A high-tech anti-poaching alarm system takes aim at the $23B poaching industry

An unlikely transatlantic tech partnership is making progress in the battle against rhino poachers with a high-tech alarm system that could serve as a model for conservationists.

Connected Conservation, a high-tech burglar alarm designed to prevent wild-game poaching, has reduced the number of rhinos killed by poachers at a South African reserve from 70 to zero in just 2 years.

A high-tech anti-poaching alarm system takes aim at the $23B poaching industry

The collaboration between San Francisco IT-giant Cisco and South African data startup Dimension Data is one of the most successful initiatives so far in the fight against wildlife trafficking — an industry worth up to $23B a year worldwide.

Horny buyers drive demand for wildlife trafficking

Good rhino horns sell for up to $100,000 per kilo in China and Vietnam, due to a belief they cure everything from cancer to erectile dysfunction. This demand drove a 9k% increase in South African rhino poaching from 2007 to 2014.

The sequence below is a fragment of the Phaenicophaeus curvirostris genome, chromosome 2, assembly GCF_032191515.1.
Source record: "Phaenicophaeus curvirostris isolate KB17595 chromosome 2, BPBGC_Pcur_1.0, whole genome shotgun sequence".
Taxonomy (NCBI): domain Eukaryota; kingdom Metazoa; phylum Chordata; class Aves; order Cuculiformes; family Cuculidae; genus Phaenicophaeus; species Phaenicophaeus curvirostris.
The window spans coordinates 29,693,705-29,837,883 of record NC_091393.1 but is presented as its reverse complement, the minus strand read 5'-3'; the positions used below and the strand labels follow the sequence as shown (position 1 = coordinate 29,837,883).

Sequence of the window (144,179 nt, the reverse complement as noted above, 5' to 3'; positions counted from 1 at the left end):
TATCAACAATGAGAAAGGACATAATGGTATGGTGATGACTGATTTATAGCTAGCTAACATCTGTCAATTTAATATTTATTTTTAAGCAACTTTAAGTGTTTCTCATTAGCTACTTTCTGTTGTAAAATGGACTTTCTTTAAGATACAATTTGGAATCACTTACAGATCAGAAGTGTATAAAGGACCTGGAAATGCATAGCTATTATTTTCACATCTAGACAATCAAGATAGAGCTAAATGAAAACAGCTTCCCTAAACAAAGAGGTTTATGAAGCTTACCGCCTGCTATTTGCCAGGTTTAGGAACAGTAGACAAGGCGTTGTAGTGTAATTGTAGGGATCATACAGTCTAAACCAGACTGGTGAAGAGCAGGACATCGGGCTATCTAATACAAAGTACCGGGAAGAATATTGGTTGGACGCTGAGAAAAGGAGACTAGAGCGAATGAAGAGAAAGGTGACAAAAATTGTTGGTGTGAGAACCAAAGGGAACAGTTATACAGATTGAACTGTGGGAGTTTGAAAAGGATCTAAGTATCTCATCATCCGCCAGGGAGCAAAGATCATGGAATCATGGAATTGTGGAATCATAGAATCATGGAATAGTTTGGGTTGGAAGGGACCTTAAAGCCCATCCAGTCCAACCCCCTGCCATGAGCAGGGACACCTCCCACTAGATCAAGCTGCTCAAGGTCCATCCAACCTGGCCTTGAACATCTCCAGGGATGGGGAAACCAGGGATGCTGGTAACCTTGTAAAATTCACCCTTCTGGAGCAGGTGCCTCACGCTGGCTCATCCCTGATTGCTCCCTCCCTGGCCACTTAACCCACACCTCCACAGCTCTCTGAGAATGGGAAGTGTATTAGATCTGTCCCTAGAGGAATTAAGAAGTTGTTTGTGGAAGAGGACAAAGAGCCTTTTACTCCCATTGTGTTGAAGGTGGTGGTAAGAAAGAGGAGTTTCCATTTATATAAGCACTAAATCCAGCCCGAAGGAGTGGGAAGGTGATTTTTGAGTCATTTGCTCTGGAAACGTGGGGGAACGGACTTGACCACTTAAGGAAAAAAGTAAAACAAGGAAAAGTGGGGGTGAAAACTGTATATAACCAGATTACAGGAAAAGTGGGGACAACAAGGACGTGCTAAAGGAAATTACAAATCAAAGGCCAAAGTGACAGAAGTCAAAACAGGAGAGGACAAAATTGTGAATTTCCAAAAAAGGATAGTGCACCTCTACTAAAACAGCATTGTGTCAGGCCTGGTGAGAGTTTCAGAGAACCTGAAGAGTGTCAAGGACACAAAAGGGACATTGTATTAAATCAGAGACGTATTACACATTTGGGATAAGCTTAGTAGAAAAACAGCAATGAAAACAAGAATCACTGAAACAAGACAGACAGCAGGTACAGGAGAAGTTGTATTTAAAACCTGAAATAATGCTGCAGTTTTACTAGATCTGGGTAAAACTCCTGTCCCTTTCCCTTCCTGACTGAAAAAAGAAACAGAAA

But, starting in 2015 — when Connected Conservation was created — the total rhino deaths in South Africa dropped for 3 consecutive years.

Defense against the park sharks

When gun-toting rangers were the only security in the 135k-acre reserve, park officials carted off dead, de-horned rhinos every other night. Now, a wireless network of thermal cameras and biometric gateways cuts response time from 30 to 7 minutes — effectively eliminating rhino deaths.

To further reduce poaching and bribery (and protect rangers), Cisco and Dimension Data plan to further automate the $1.5m-per-year system with drone patrols and seismic sensors.

Eventually, they hope to install versions of the system across the world to protect animal populations being picked on by poachers. One already exists in Zambia, and systems will be developed in Kenya, Mozambique, and India next.

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